More misery for 10,000 Wonga customers
Close to 10,500 Wonga customers have been “left to fend for themselves” since the payday lender went bust last year, a group of MPs has said.
Around 10,500 customers had complaints open with the Financial Ombudsman Service (FOS) at the time the payday lender collapsed in August 2018.
But these customers were told the ombudsman will not deal with their complaints and they won’t get compensation because high cost short-term credit firms are not covered by the Financial Services Compensation Scheme (FSCS).
Treasury Committee chair Nicky Morgan wrote to the city regulator – the Financial Conduct Authority (FCA) – expressing concerns that customers, many of whom are likely to be vulnerable, may be at a significant financial disadvantage.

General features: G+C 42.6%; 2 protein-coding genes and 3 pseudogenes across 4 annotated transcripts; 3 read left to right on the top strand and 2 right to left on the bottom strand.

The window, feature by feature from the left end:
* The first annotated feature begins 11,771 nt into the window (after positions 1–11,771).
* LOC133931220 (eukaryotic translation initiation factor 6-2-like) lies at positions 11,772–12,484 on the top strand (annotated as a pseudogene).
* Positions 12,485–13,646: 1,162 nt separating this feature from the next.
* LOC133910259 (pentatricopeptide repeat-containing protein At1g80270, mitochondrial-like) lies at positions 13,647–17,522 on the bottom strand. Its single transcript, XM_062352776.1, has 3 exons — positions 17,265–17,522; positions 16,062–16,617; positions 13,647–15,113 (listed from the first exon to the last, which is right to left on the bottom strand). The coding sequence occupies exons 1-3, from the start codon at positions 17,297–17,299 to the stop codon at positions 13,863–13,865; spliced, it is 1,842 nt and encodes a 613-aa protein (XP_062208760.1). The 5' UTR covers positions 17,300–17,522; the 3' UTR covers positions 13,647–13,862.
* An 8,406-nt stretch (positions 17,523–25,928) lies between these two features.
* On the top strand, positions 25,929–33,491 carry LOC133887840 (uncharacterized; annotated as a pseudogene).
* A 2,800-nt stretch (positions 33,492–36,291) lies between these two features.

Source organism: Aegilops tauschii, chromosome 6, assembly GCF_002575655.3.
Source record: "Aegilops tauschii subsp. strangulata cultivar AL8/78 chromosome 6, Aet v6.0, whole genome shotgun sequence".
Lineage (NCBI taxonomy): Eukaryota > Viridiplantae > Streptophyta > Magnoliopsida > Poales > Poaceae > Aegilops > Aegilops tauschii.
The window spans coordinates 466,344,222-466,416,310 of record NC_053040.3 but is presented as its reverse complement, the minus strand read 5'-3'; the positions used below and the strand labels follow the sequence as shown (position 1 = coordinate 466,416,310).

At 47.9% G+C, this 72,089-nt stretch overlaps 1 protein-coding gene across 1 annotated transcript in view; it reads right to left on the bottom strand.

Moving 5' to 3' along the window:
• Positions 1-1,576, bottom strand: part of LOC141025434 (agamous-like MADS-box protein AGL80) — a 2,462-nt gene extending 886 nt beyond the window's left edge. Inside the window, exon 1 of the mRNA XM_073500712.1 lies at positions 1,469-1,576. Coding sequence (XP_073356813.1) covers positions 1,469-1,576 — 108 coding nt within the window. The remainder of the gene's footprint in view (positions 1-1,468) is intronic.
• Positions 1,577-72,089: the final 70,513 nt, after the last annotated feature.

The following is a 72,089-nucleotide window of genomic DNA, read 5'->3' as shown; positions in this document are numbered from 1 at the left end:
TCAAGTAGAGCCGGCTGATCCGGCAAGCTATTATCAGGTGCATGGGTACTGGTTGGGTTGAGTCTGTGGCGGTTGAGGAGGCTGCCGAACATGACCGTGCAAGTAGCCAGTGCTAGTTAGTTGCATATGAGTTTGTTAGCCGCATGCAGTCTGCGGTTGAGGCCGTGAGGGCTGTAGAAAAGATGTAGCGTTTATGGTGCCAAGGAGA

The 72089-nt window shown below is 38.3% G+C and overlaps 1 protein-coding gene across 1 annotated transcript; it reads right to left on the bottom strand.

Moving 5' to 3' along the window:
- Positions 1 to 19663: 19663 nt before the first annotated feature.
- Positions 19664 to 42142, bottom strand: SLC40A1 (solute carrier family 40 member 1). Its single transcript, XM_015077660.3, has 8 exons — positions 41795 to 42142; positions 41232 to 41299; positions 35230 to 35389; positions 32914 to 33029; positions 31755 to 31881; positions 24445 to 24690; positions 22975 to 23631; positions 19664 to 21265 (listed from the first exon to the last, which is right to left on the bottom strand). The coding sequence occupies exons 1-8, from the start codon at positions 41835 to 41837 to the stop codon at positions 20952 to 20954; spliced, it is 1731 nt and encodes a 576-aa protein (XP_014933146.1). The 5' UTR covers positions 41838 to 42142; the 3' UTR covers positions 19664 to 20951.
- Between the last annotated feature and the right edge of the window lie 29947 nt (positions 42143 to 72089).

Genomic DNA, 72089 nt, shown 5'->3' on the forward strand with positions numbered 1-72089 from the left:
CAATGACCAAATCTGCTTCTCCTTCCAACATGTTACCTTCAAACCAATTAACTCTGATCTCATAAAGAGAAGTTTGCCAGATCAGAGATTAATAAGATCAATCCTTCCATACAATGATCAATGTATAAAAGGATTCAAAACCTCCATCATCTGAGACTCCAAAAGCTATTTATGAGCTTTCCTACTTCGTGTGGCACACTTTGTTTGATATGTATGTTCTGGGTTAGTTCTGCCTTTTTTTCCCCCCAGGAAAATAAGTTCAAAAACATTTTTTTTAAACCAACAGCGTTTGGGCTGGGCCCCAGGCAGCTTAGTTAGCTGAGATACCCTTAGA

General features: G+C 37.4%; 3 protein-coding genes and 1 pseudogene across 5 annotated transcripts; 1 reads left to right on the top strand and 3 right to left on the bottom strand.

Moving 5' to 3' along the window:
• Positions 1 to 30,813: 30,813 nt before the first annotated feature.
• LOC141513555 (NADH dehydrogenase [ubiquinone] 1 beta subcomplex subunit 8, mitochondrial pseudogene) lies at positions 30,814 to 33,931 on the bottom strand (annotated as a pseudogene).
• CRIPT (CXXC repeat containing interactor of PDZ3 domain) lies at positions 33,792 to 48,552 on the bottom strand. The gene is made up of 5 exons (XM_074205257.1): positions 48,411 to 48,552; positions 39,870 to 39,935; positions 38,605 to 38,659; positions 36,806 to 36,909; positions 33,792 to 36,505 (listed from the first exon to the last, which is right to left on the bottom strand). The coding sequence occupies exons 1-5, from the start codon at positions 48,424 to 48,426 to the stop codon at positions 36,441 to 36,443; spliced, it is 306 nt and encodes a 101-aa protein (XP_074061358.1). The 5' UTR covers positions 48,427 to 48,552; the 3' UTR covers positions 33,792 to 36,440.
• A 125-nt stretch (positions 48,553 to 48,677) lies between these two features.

In response, Andrew Bailey, chief executive of the FCA, said customers who had complaints open with the ombudsman should contact Grant Thornton, Wonga’s administrators.
Morgan has written to Grant Thornton asking how it plans to deal with the complaints.
Morgan said: “It cannot be right that over 10,000 people who may have been mis-sold loans are just cast aside, especially as many will be vulnerable consumers.
“These people have been left to fend for themselves by Wonga, the FCA and the FOS. They’ve been allowed to fall through the cracks, with nobody taking responsibility for their mistreatment.
“I have written to Grant Thornton, Wonga’s administrators, to understand how they intend to progress outstanding complaints against Wonga.
“If Wonga continues to damage people’s finances from beyond the grave, it may be time for the government to intervene.”
Wonga, which was the UK’s biggest payday lender, went into administration following a surge in compensation claims.